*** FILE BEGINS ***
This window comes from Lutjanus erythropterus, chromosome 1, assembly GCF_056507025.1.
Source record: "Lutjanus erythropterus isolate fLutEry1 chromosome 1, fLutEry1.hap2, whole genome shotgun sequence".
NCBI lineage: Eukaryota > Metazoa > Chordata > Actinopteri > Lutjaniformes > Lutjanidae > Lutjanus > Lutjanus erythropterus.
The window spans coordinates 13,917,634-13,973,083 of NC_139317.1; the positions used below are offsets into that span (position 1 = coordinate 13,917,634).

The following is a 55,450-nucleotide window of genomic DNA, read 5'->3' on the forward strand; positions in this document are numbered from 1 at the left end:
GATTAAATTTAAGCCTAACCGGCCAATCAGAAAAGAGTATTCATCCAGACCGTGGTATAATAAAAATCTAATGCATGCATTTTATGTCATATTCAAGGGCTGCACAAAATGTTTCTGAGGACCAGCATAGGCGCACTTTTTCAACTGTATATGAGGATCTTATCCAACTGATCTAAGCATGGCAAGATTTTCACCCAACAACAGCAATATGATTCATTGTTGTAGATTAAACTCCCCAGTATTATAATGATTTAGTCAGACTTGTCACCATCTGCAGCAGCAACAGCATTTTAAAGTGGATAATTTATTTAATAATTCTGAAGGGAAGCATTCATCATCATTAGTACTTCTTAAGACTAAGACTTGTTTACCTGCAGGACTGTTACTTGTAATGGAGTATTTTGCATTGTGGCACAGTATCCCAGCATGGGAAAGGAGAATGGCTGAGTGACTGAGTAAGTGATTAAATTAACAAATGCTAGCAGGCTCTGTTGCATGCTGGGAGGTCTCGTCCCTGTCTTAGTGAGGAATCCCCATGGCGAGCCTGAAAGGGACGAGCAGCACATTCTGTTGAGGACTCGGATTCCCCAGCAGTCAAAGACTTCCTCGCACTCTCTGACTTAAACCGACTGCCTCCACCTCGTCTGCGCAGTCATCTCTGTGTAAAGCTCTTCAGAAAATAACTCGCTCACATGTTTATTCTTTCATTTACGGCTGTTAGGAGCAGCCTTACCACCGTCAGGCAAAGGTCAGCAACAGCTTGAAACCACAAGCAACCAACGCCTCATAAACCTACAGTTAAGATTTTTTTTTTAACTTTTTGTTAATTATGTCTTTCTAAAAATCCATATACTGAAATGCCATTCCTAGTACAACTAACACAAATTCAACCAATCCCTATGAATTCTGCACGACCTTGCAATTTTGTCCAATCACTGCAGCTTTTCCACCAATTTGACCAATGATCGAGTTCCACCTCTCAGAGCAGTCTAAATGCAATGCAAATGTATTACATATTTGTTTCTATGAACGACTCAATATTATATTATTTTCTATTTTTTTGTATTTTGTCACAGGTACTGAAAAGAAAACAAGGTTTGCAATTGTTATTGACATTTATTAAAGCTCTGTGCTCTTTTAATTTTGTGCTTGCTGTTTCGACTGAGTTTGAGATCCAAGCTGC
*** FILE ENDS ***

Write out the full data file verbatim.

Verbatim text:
This window comes from Lutjanus erythropterus, chromosome 1, assembly GCF_056507025.1.
Source record: "Lutjanus erythropterus isolate fLutEry1 chromosome 1, fLutEry1.hap2, whole genome shotgun sequence".
NCBI lineage: Eukaryota > Metazoa > Chordata > Actinopteri > Lutjaniformes > Lutjanidae > Lutjanus > Lutjanus erythropterus.
The window spans coordinates 13,917,634-13,973,083 of NC_139317.1; the positions used below are offsets into that span (position 1 = coordinate 13,917,634).

The following is a 55,450-nucleotide window of genomic DNA, read 5'->3' on the forward strand; positions in this document are numbered from 1 at the left end:
GATTAAATTTAAGCCTAACCGGCCAATCAGAAAAGAGTATTCATCCAGACCGTGGTATAATAAAAATCTAATGCATGCATTTTATGTCATATTCAAGGGCTGCACAAAATGTTTCTGAGGACCAGCATAGGCGCACTTTTTCAACTGTATATGAGGATCTTATCCAACTGATCTAAGCATGGCAAGATTTTCACCCAACAACAGCAATATGATTCATTGTTGTAGATTAAACTCCCCAGTATTATAATGATTTAGTCAGACTTGTCACCATCTGCAGCAGCAACAGCATTTTAAAGTGGATAATTTATTTAATAATTCTGAAGGGAAGCATTCATCATCATTAGTACTTCTTAAGACTAAGACTTGTTTACCTGCAGGACTGTTACTTGTAATGGAGTATTTTGCATTGTGGCACAGTATCCCAGCATGGGAAAGGAGAATGGCTGAGTGACTGAGTAAGTGATTAAATTAACAAATGCTAGCAGGCTCTGTTGCATGCTGGGAGGTCTCGTCCCTGTCTTAGTGAGGAATCCCCATGGCGAGCCTGAAAGGGACGAGCAGCACATTCTGTTGAGGACTCGGATTCCCCAGCAGTCAAAGACTTCCTCGCACTCTCTGACTTAAACCGACTGCCTCCACCTCGTCTGCGCAGTCATCTCTGTGTAAAGCTCTTCAGAAAATAACTCGCTCACATGTTTATTCTTTCATTTACGGCTGTTAGGAGCAGCCTTACCACCGTCAGGCAAAGGTCAGCAACAGCTTGAAACCACAAGCAACCAACGCCTCATAAACCTACAGTTAAGATTTTTTTTTTAACTTTTTGTTAATTATGTCTTTCTAAAAATCCATATACTGAAATGCCATTCCTAGTACAACTAACACAAATTCAACCAATCCCTATGAATTCTGCACGACCTTGCAATTTTGTCCAATCACTGCAGCTTTTCCACCAATTTGACCAATGATCGAGTTCCACCTCTCAGAGCAGTCTAAATGCAATGCAAATGTATTACATATTTGTTTCTATGAACGACTCAATATTATATTATTTTCTATTTTTTTGTATTTTGTCACAGGTACTGAAAAGAAAACAAGGTTTGCAATTGTTATTGACATTTATTAAAGCTCTGTGCTCTTTTAATTTTGTGCTTGCTGTTTCGACTGAGTTTGAGATCCAAGCTGC